Omar Khadr hearing, update, April 28, 2010

Cross-posted at The Huffington Post. Photo Canadian Press. The rulebook for the Military Commissions were just issued last night, after months of commission proceedings without them. Since neither the judge nor the lawyers had had a chance to read them yet by this morning, today’s hearing on the motion to suppress statements extracted by torture and abuse, originally scheduled for this morning, has been postponed until 1:30.

We just heard that the new rules are posted on the Office of Military Commissions website, here. Still, we have not been able to get copies of the motions being argued today. As I described before, the motions are supposedly asking to suppress statements made by Khadr during his 100 or more interrogations by U.S. officials in prisons at Bagram and Guantanamo Bay, many of which he claims were extracted by torture. I say “supposedly” because the latest motions we’ve been able to see are from 2008. The new ones haven’t been made publicly available. HRF, Human Rights Watch, the ACLU and Amnesty International – all of whom have representatives here to observe the court proceedings – just sent a letter to the Convening Authority for the military commissions asking for copies of those. I also just ran into Brigadier General Stephen Xenakis, who in addition to being a retired military general is a psychiatrist who’s examined Khadr – arrested at age 15 and imprisoned at Guantanamo Bay for eight years now. He hopes to testify for the defense about the voluntariness (or lack thereof) of Khadr’s statements made under abusive and coercive conditions, based on his examinations of Khadr. Although he’s flown to Guantanamo Bay in the hopes of doing that, he still hasn’t received clearance from the military commissions to testify at these proceedings. Such is the state of the U.S. military commissions, eight years after their creation, that the judges and lawyers just got to see the rulebook and the witnesses have to fly all the way down to Guantanamo Bay without even knowing whether they’ll be allowed to testify. I’ll report back after this afternoon’s hearing – if it happens. Update: Since our request, the Office of Military Commissions has informed us that the military commissions judge in the case of Omar Khadr has approved the public release of a Motion to Suppress pending in this case and that it is on the OMC website. It is available here.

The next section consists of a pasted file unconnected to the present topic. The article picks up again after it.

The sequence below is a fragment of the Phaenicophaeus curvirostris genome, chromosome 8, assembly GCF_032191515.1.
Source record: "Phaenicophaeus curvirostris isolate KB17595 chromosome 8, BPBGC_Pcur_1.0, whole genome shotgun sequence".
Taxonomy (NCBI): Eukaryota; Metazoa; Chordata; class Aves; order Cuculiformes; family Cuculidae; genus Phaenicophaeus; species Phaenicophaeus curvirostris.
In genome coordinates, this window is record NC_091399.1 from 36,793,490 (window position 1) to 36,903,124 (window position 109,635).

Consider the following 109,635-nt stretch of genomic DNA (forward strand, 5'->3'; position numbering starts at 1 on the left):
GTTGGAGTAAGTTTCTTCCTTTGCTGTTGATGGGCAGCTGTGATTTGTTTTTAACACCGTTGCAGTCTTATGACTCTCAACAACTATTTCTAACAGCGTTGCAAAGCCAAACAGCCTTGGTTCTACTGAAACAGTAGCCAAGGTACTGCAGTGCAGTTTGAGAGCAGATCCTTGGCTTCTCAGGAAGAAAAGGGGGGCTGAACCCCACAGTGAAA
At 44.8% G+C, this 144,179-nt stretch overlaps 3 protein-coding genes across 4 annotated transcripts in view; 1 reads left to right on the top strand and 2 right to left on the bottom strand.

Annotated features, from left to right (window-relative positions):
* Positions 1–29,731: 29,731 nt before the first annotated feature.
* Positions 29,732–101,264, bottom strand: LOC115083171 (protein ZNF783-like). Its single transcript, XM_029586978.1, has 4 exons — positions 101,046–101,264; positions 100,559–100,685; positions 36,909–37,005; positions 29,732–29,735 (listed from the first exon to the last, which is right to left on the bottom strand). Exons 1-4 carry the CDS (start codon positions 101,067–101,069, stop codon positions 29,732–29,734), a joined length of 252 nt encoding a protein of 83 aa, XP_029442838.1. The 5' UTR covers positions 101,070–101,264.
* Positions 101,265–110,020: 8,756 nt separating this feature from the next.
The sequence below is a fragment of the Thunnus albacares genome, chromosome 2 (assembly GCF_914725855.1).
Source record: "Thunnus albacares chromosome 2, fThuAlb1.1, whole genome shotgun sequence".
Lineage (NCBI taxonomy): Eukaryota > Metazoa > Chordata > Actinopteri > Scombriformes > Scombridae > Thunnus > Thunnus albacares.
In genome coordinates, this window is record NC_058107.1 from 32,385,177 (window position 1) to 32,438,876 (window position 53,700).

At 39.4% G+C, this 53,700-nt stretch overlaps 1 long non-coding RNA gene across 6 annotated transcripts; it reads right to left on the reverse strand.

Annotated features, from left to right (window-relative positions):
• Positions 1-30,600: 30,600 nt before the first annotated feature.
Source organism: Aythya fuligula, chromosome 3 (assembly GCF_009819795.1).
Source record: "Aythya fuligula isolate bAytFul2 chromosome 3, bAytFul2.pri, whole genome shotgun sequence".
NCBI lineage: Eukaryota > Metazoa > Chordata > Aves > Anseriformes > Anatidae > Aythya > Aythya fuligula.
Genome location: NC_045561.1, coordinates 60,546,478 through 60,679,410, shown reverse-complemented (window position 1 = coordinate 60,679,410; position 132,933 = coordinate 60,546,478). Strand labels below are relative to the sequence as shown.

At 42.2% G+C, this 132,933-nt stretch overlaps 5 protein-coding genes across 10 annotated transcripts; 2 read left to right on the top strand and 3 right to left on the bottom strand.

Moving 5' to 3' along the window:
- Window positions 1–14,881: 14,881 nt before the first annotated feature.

Published on April 28, 2010


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